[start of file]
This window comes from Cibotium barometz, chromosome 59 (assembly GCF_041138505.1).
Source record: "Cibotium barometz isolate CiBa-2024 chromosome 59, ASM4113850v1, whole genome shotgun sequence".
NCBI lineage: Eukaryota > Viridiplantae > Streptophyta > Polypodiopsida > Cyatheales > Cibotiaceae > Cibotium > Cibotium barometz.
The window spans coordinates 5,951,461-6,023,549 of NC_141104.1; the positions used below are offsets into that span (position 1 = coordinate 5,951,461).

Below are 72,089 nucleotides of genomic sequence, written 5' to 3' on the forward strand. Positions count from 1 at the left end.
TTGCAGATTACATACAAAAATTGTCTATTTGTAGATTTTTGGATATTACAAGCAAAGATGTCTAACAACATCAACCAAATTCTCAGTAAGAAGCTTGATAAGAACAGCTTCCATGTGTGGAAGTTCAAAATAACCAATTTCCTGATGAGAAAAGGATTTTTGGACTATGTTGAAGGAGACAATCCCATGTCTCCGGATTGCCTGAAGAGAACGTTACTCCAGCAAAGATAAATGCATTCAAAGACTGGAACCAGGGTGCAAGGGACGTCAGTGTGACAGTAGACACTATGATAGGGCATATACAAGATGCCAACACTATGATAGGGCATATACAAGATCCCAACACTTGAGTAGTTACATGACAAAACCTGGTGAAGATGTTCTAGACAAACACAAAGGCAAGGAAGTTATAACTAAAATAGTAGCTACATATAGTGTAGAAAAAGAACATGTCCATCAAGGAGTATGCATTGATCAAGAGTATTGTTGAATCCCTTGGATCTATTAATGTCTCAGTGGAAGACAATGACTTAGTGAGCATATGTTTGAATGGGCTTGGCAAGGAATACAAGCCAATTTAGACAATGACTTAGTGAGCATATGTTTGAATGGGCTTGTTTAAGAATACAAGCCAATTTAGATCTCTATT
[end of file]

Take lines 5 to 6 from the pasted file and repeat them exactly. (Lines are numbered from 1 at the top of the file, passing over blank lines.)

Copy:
Below are 72,089 nucleotides of genomic sequence, written 5' to 3' on the forward strand. Positions count from 1 at the left end.
TTGCAGATTACATACAAAAATTGTCTATTTGTAGATTTTTGGATATTACAAGCAAAGATGTCTAACAACATCAACCAAATTCTCAGTAAGAAGCTTGATAAGAACAGCTTCCATGTGTGGAAGTTCAAAATAACCAATTTCCTGATGAGAAAAGGATTTTTGGACTATGTTGAAGGAGACAATCCCATGTCTCCGGATTGCCTGAAGAGAACGTTACTCCAGCAAAGATAAATGCATTCAAAGACTGGAACCAGGGTGCAAGGGACGTCAGTGTGACAGTAGACACTATGATAGGGCATATACAAGATGCCAACACTATGATAGGGCATATACAAGATCCCAACACTTGAGTAGTTACATGACAAAACCTGGTGAAGATGTTCTAGACAAACACAAAGGCAAGGAAGTTATAACTAAAATAGTAGCTACATATAGTGTAGAAAAAGAACATGTCCATCAAGGAGTATGCATTGATCAAGAGTATTGTTGAATCCCTTGGATCTATTAATGTCTCAGTGGAAGACAATGACTTAGTGAGCATATGTTTGAATGGGCTTGGCAAGGAATACAAGCCAATTTAGACAATGACTTAGTGAGCATATGTTTGAATGGGCTTGTTTAAGAATACAAGCCAATTTAGATCTCTATT